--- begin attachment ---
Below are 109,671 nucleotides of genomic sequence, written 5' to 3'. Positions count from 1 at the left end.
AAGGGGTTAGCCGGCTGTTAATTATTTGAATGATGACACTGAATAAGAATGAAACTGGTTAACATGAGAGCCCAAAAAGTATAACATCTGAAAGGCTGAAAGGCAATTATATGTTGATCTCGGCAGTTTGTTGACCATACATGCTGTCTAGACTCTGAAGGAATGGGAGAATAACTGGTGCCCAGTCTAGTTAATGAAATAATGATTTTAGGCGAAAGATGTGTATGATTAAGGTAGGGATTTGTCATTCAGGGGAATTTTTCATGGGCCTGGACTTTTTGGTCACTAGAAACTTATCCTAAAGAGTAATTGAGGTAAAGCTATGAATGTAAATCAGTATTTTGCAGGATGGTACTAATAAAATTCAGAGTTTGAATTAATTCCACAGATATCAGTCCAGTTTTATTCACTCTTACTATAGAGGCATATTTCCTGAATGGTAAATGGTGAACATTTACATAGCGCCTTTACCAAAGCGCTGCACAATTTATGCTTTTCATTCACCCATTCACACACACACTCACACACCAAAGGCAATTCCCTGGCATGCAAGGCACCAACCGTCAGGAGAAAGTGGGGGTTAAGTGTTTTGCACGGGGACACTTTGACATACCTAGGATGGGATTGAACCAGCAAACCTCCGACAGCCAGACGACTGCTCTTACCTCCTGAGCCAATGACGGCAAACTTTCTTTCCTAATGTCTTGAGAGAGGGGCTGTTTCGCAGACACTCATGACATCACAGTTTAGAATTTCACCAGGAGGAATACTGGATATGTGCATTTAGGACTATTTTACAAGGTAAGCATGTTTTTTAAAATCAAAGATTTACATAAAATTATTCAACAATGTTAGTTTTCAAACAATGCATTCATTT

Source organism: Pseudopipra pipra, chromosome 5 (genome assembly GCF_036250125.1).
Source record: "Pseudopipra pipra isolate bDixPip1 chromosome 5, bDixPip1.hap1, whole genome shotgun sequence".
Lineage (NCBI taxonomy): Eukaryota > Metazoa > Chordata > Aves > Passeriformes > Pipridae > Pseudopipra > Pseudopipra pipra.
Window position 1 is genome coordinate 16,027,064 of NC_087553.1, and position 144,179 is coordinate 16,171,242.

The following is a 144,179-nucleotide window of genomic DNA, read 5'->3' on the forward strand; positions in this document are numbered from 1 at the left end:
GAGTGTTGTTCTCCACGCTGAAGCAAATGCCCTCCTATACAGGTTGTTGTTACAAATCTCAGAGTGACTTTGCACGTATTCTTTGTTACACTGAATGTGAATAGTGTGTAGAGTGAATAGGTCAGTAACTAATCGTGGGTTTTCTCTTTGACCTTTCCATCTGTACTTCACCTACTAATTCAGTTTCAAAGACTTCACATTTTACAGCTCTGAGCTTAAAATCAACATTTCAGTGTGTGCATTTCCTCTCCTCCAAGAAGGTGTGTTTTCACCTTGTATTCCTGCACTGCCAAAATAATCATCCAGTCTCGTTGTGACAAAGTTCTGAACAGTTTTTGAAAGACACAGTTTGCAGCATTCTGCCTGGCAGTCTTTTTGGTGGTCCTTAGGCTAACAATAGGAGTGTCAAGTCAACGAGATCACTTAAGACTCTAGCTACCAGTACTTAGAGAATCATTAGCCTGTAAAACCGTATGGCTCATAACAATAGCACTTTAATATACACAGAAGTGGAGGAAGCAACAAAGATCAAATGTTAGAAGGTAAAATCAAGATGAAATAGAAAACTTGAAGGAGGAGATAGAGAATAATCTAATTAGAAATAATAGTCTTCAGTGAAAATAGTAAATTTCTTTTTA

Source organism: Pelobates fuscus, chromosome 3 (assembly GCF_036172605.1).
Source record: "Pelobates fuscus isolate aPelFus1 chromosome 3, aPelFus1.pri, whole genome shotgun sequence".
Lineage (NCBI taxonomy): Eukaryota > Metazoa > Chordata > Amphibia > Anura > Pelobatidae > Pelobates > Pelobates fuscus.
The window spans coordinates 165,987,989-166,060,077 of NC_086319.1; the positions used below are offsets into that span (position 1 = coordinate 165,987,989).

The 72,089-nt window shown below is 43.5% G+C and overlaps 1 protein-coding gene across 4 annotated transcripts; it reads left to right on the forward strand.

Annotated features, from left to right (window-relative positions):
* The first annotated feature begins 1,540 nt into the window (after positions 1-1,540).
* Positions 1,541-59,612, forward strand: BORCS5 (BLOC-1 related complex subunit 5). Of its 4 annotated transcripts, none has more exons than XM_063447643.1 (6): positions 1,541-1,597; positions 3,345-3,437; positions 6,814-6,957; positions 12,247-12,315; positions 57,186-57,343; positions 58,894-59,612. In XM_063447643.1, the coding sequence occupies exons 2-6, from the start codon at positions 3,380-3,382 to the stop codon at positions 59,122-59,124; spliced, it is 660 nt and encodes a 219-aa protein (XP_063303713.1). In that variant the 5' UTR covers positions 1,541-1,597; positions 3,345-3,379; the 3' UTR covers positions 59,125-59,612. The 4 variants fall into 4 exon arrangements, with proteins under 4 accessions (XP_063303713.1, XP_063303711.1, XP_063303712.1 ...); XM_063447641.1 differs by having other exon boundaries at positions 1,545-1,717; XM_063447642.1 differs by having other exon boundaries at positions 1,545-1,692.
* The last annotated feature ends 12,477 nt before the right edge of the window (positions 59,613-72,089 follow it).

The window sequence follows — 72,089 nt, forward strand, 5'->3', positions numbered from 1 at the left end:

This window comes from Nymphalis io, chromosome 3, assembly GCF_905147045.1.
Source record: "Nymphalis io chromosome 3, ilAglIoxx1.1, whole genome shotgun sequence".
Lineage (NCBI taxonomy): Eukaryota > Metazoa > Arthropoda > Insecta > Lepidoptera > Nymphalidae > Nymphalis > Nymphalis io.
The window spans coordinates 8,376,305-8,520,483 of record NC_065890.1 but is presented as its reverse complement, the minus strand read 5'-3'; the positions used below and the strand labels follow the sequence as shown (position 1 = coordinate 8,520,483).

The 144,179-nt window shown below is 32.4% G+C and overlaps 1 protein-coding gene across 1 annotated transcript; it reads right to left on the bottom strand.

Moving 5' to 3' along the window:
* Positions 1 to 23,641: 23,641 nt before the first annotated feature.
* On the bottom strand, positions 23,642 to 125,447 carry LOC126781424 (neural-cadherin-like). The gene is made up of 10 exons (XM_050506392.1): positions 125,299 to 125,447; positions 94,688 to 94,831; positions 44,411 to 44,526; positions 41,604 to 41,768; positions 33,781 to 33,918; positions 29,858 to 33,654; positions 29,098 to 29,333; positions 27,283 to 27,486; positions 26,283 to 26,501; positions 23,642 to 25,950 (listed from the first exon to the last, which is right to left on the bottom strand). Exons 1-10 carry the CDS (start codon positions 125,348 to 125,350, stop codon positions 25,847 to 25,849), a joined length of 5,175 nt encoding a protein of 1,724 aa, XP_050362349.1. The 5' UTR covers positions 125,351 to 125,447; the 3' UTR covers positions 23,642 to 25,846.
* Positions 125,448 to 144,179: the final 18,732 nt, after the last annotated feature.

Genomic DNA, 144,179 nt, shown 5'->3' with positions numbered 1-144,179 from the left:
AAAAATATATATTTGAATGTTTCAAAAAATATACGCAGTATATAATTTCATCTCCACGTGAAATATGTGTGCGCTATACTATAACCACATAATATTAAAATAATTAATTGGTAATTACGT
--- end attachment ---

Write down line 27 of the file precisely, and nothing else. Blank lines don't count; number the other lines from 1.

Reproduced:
* Positions 125,448 to 144,179: the final 18,732 nt, after the last annotated feature.